Supporting game changing groups who share our commitment to creativity, community and industry sustainability is at the core of Cinereach’s organizational support. Through financial and professional tools and resources, Cinereach seeks to aid the work of these groups. Below is a list of organizations we have supported, click on each to read more about them and how you can support their efforts.
BlackStar Film Festival
BlackStar Film Festival
The BlackStar Film Festival is an annual celebration of the visual and storytelling traditions of the African diaspora and of global communities of color, showcasing films by black, brown and indigenous people from around the world.
Borscht is a nonprofit with the simple mission to redefine cinema in Miami. Local filmmakers created Borscht in response to the lack of regional infrastructure and support, empowering artists to tell fresh Miami stories.
COUSIN is a collective supporting Indigenous artists expanding the form of film. Founded in 2018 by Sky Hopinka, Adam Khalil, Alexandra Lazarowich and Adam Piron, COUSIN was created to provide support for Indigenous artists pushing traditional definitions and understandings of the moving image by experimenting with form and genre.
The stories we tell about a place form a kind of DNA — shaping what that place is and what it can become.For too long, the stories that circulate about Detroit have defined it as broken, violent, and in need of saving from itself. In recent years, and especially since Detroit’s emergence from bankruptcy in 2014, we see a new strand of stories about Detroit: stories of resurgence led by white billionaires, scrappy entrepreneurs, and pioneering artists. Invisible from that narrative is the Detroit that was saving itself along, the Detroit that is pushing back against marginalization and erasure, the Detroit that has a vision for the future based in liberation and justice.The Detroit Narrative Agency is amplifying that Detroit, incubating quality and compelling stories that will shift the dominant narratives about this place towards liberation and justice. Our current fellowship program is supporting a cohort of Black and Brown filmmakers in Detroit to develop short films and accompanying community impact strategies.
Firelight is a premier destination for non-fiction cinema by and about communities of color. Firelight produces documentary films, supports emerging filmmakers of color, and cultivates audiences for their work. Firelight films have garnered multiple Primetime Emmys, Peabodys, and Sundance awards. Among them, Miles Davis: Birth of the Cool, The Black Panthers: Vanguard of the Revolution, and Freedom Riders. Firelight’s programs include the Documentary Lab, an 18-month fellowship that supports emerging filmmakers of color; and Groundwork, which supports early stage filmmakers in the American south, midwest, and U.S. Territories. In addition to a focus on excellence in filmmaking, Firelight develops strategies, partnerships and materials to reach and engage diverse audiences and maximize the impact of documentary films.About Groundwork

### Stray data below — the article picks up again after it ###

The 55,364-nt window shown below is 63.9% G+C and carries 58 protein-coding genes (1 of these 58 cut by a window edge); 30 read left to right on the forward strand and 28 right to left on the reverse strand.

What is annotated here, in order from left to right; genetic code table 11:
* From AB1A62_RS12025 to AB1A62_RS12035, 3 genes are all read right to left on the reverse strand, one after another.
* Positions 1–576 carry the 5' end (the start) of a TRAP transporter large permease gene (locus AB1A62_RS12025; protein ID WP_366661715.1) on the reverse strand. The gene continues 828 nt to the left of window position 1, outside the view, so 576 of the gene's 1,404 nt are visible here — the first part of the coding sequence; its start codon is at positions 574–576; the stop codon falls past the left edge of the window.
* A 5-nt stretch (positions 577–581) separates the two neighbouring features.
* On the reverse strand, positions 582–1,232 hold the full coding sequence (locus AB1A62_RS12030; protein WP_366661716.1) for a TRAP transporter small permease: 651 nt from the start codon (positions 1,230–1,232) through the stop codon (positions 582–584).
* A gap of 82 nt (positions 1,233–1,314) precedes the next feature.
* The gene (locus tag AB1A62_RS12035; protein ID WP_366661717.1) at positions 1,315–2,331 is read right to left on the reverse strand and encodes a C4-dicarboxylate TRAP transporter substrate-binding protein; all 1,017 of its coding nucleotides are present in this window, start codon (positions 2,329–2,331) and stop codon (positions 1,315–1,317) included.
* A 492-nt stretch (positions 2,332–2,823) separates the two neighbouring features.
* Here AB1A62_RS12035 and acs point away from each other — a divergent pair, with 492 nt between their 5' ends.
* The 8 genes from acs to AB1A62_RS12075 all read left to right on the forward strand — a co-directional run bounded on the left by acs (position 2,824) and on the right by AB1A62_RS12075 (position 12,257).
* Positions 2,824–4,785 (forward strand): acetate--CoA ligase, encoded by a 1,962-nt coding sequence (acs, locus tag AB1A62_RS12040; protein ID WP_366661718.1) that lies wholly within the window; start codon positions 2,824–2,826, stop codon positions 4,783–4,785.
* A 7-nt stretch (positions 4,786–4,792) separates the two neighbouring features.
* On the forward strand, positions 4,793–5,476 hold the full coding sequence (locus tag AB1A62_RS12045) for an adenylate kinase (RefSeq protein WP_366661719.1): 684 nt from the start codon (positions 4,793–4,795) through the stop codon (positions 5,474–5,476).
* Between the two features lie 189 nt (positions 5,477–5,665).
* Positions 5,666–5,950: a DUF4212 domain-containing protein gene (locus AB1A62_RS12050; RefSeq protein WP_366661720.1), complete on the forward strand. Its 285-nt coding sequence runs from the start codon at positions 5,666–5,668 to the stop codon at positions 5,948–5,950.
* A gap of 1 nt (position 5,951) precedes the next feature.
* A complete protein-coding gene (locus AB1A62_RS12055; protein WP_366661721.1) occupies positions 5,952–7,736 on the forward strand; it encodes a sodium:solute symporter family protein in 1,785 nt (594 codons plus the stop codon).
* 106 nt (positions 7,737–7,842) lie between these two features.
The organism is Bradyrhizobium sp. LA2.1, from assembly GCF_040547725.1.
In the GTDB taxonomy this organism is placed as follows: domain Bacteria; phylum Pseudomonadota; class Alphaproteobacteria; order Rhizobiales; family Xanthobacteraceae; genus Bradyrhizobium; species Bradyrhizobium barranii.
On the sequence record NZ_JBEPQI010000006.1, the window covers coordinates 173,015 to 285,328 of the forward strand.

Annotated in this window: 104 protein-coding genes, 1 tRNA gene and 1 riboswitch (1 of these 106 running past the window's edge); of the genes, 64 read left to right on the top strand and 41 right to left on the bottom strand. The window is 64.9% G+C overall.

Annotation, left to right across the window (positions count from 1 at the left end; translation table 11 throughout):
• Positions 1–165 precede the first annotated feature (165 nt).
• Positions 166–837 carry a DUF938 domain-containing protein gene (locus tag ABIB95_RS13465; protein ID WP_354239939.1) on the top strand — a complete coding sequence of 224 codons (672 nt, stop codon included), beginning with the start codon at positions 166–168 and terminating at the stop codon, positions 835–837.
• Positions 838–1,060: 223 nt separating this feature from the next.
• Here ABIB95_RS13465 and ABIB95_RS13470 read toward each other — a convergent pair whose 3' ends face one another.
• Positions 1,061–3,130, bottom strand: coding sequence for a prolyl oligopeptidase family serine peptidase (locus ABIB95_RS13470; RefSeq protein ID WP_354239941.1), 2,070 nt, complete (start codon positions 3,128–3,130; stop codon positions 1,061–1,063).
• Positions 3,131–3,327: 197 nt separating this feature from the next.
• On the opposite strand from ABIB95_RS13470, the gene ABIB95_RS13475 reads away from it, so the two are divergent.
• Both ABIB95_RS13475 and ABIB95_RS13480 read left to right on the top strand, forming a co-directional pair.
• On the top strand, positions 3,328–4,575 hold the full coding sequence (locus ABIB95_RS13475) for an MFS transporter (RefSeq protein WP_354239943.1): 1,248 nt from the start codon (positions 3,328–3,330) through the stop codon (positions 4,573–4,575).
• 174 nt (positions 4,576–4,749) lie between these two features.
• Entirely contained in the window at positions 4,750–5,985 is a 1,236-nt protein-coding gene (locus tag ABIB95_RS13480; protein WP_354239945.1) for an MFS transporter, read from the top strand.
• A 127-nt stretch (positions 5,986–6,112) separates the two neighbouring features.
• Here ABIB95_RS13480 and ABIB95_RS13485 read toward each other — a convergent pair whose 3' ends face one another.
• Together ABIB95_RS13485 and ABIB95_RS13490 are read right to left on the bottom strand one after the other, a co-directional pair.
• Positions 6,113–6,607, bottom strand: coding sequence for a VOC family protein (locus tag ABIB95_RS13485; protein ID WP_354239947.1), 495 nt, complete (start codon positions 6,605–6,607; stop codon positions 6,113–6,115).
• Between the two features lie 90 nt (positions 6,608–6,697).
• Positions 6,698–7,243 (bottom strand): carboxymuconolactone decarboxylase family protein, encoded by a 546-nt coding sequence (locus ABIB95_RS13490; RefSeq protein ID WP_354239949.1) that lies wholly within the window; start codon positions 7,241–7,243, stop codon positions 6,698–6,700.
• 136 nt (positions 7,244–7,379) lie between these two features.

“Groundwork” supports diverse, early career, documentary filmmakers living and working in the Midwest, South, and U.S. Territories. By providing an introduction to the documentary landscape and the opportunities that exist for early career filmmakers, our goal is to help position filmmakers for national opportunities. Through the Groundwork Lab we’ve supported filmmakers across the US in: Michigan, South Carolina, Texas, Puerto Rico, Nebraska, and Florida.
Mission: Create community through independent film and support the development of filmmakers. We fulfill our mission through the following four programs:
• Annual Film Festival
• Weekly Film Series
• Artist Development
• Youth Film Program
The New Negress Film Society is a core collective of black women filmmakers whose priority is to create community and spaces for support, exhibition and consciousness-raising. The group is formed by Chanelle Aponte Pearson, Nuotama Bodomo, Dyani Douze, Ja’Tovia Gary, Stefani Saintonge and Yvonne Michelle Shirley.
The New Orleans Film Society discovers, cultivates, and amplifies diverse voices of filmmakers who tell the stories of our time. We produce the Oscar-qualifying New Orleans Film Festival annually and invest year-round in building a vibrant film culture in the South to share transformative cinematic experiences with audiences, and connect dynamic filmmakers to career-advancing resources.
OTV | Open Television is a non-profit platform for intersectional television. We incubate, distribute, and exhibit artists that commercial television networks and art institutions do not develop consistently: artists who identify with multiple identities marginalized by the market and society. OTV experiments with alternative ways to develop, produce, and exhibit art and television. Our programs center artistic expression, intersectionality, Chicago, and digital networking.
Sundance Institute is a nonprofit organization dedicated to the discovery and development of independent artists and audiences. Through its programs, the Institute seeks to discover, support, and inspire independent film, media, and theatre artists from the United States and around the world, and to introduce audiences to their new work.